Ever since the earthquake struck off the East coast of Japan in March, thoughts have been with the people of Japan. Whilst the loss of thousands from the tsunami was already a great tragedy, the factor of uncertainty surrounding the problems precipitated at Fukushima nuclear power plant seem to have cast an even darker cloud.
From my remote vantage point in the UK I naturally wondered about the situation ahead of my visit in July. I didn't really consider the risk until a native resident in Tokyo warned me not to travel, citing various sources that indicated dangerously high levels of radiation. For me to cancel a one week visit whilst 30 million residents had to stay seemed somewhat selfish, but I felt obliged to undertake the research. So I set off trying to understand a bit of theory, with the aid of sites like the ABC's of Nuclear Science, dipping into radiation readings (sometimes accompanied by a chart on levels exposure), and periodic visits to some official sites such as The World Health Organisation's FAQ on Japan's nuclear concerns, the UK's Foreign and Commonwealth Office advice on travel to Japan, and similarly the US Department of State.
I dipped into the arguments and counter-arguments from nuclear analysts. Among those conveying considerable concern I found Greenpeace and Arnie Gundersen at Fairewinds. I can't really assess his analysis, but he seems generally level-headed, particularly in the way he discussed the delapidated state of each reactor building. At least from this I could be informed about the main concerns: radiation leakage into water supplies (and hence the food chain) and the ingestion and inhalation of tiny radioactive 'hot particles' or 'fuel fleas' ejected into the atmosphere. For these to be valid concerns there would need to be reliable readings and research establishing the linkage in terms of carcinogenic effects. I couldn't find anything conclusive - both are subject to much debate - at least judging by one Google-chosen thread at the Department of Nuclear Engineering, UC Berkeley.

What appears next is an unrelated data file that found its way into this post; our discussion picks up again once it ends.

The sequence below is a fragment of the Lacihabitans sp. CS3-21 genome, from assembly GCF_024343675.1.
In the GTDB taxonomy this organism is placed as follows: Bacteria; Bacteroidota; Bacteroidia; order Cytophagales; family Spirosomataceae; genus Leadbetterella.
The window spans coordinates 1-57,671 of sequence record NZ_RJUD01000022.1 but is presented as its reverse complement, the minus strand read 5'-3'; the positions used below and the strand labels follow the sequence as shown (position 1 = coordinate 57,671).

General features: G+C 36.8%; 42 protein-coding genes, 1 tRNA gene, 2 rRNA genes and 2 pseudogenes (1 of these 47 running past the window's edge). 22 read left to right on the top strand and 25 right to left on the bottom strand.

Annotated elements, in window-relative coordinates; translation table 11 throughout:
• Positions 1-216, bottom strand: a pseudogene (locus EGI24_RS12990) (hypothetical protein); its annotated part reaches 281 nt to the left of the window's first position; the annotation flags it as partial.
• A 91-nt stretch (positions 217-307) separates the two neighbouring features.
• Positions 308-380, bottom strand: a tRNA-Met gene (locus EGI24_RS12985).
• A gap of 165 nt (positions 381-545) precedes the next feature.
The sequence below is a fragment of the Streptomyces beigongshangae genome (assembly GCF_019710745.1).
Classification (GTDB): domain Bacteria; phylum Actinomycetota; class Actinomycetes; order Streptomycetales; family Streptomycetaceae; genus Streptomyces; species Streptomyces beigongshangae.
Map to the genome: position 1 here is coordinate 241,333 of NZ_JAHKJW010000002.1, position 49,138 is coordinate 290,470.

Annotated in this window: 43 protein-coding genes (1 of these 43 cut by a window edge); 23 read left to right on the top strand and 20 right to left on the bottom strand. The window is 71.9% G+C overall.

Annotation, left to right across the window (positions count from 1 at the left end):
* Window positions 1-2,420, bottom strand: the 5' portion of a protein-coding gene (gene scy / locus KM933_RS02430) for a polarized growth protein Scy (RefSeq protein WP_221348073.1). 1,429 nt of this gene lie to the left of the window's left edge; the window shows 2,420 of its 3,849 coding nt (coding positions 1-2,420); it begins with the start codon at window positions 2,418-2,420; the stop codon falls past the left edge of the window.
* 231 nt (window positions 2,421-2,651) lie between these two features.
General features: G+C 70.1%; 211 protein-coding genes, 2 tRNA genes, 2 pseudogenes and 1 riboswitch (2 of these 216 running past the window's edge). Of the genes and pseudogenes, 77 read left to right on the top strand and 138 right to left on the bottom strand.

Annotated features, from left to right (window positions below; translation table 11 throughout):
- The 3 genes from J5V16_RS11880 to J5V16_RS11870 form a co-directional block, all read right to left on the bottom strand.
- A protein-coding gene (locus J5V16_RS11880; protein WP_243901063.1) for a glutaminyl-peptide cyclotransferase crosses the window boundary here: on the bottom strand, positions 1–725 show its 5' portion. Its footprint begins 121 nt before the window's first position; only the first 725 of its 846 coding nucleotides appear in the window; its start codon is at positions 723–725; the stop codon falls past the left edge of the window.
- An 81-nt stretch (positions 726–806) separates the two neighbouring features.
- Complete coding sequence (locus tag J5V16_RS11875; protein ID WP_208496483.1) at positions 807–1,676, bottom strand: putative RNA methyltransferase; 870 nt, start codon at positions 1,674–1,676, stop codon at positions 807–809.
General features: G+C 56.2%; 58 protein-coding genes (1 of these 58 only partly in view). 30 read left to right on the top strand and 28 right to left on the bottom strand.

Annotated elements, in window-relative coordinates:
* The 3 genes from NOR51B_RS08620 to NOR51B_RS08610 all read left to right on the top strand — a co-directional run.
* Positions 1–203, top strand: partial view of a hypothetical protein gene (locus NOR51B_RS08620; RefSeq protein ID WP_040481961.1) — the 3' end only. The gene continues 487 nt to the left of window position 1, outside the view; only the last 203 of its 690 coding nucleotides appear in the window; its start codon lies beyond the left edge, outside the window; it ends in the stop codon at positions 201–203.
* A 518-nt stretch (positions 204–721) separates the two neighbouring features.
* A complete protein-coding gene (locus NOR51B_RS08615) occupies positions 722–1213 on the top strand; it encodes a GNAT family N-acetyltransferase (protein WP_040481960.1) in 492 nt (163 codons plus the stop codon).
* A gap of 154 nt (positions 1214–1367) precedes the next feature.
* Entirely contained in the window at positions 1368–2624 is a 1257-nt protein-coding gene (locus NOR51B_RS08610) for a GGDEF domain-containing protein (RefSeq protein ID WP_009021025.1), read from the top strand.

Having read, watched, and pondered, I cannot say I really know. In the event I assessed the severity of the situation as somewhat higher than TEPCO has described, but the risks for my particular visit as relatively low and I actually had some moral feeling that I should go. When I was in Japan I could see how deep the disaster has impacted on society: a particularly poignant aspect has been the departure en masse of people from overseas shortly after the disaster, which was regarded with sadness and disappointment. In practical terms, there's been huge changes in working practices: in order to reduce especially peak energy consumption employees are arriving at work earlier or working at the weekends, air conditioning units are being used sparingly, lifts are reduced in number, many services having to economise. In parallel to this, there is a huge amount of contingency planning - offices and meeting rooms are being cleared out and refurbished so as to install new safer furniture. Japanese people are already used to reconstructing and redefining, but the challenge of this disaster have been particularly severe.
Against this challenge, I would like to highlight the response from Prof. Shirota, the host for my research visit. In her home page for this year, she has written a message for her students, urging them to study hard in the safe environment of Gakushuin. On that page you can see as an immediate response, Prof Shirota is promoting a campaign to send salt supplies to horses abandoned in Minamisōma, Fukushima. In the long term, she is dedicating her life to education and research, motivated by the observation (to paraphrase), "Japan lacks natural resources; to recover from this catastrophe we can only enhance our human resources." I find this really admirable.
Facing life-critical moments become a matter of personal world-view or beliefs. For myself, I try to reflect on the law of Dependent Origination, which gives us karma and rebirth and Buddhist notions of protection. These are fundamentally internal methods of mind-heart development, which can maintain stillness and peace in the face of impermanence. But it may be harder than contingency planning as it needs constant practice.